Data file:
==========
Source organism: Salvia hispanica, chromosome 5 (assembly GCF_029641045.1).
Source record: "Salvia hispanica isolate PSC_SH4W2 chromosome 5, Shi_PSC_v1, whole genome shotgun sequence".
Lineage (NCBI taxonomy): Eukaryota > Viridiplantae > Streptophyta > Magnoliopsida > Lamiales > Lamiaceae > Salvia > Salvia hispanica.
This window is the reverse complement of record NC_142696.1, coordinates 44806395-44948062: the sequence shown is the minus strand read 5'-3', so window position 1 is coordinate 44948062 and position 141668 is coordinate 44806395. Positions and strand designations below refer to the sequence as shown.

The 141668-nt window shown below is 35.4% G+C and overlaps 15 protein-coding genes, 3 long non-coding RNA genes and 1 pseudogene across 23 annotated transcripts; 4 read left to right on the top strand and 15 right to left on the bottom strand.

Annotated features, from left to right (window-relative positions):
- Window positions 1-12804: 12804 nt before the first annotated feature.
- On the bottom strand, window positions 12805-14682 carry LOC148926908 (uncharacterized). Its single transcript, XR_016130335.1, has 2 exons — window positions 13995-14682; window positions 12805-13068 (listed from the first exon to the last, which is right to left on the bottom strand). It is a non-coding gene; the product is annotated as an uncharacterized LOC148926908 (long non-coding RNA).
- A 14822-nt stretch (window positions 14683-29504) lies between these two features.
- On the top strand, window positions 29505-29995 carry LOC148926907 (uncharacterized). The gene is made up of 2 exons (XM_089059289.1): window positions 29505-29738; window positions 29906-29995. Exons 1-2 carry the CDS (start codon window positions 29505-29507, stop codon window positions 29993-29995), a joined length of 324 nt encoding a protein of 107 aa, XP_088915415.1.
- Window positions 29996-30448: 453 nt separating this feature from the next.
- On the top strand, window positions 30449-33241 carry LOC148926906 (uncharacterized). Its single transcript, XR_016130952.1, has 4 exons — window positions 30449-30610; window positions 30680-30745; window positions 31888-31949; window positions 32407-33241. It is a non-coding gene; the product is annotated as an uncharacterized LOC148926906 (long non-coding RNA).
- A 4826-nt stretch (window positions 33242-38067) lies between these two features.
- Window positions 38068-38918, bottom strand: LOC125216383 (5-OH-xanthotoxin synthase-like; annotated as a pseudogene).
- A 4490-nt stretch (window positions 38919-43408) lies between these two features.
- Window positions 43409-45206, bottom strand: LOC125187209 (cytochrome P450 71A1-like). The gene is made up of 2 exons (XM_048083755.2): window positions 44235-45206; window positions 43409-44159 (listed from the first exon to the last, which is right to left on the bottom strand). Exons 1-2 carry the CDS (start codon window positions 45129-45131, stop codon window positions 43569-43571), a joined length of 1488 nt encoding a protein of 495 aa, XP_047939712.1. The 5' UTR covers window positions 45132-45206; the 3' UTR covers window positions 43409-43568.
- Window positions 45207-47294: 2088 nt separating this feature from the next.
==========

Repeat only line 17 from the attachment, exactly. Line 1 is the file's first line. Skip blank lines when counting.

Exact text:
- Window positions 45207-47294: 2088 nt separating this feature from the next.